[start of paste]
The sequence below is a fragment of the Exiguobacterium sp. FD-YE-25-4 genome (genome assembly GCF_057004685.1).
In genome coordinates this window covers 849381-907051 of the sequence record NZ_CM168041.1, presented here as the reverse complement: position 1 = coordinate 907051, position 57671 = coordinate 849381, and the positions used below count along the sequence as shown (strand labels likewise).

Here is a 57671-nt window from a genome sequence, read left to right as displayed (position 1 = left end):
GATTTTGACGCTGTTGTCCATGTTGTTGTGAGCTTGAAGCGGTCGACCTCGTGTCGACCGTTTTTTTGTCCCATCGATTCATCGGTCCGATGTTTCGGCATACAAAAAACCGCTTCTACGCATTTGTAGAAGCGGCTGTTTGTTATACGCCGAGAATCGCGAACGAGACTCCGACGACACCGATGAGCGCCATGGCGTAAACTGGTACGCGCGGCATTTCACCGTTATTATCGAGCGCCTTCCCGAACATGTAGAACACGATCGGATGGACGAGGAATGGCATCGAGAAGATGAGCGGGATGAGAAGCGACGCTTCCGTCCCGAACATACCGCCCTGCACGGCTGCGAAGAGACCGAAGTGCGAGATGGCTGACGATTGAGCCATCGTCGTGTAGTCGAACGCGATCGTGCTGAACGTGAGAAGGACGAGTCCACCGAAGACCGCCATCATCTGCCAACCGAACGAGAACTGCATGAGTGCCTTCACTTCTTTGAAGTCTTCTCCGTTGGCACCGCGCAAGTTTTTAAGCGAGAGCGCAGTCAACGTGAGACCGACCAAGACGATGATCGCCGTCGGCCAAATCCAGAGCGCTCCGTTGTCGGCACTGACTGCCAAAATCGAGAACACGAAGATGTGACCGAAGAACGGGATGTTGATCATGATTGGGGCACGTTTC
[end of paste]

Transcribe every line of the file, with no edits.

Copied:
The sequence below is a fragment of the Exiguobacterium sp. FD-YE-25-4 genome (genome assembly GCF_057004685.1).
In genome coordinates this window covers 849381-907051 of the sequence record NZ_CM168041.1, presented here as the reverse complement: position 1 = coordinate 907051, position 57671 = coordinate 849381, and the positions used below count along the sequence as shown (strand labels likewise).

Here is a 57671-nt window from a genome sequence, read left to right as displayed (position 1 = left end):
GATTTTGACGCTGTTGTCCATGTTGTTGTGAGCTTGAAGCGGTCGACCTCGTGTCGACCGTTTTTTTGTCCCATCGATTCATCGGTCCGATGTTTCGGCATACAAAAAACCGCTTCTACGCATTTGTAGAAGCGGCTGTTTGTTATACGCCGAGAATCGCGAACGAGACTCCGACGACACCGATGAGCGCCATGGCGTAAACTGGTACGCGCGGCATTTCACCGTTATTATCGAGCGCCTTCCCGAACATGTAGAACACGATCGGATGGACGAGGAATGGCATCGAGAAGATGAGCGGGATGAGAAGCGACGCTTCCGTCCCGAACATACCGCCCTGCACGGCTGCGAAGAGACCGAAGTGCGAGATGGCTGACGATTGAGCCATCGTCGTGTAGTCGAACGCGATCGTGCTGAACGTGAGAAGGACGAGTCCACCGAAGACCGCCATCATCTGCCAACCGAACGAGAACTGCATGAGTGCCTTCACTTCTTTGAAGTCTTCTCCGTTGGCACCGCGCAAGTTTTTAAGCGAGAGCGCAGTCAACGTGAGACCGACCAAGACGATGATCGCCGTCGGCCAAATCCAGAGCGCTCCGTTGTCGGCACTGACTGCCAAAATCGAGAACACGAAGATGTGACCGAAGAACGGGATGTTGATCATGATTGGGGCACGTTTC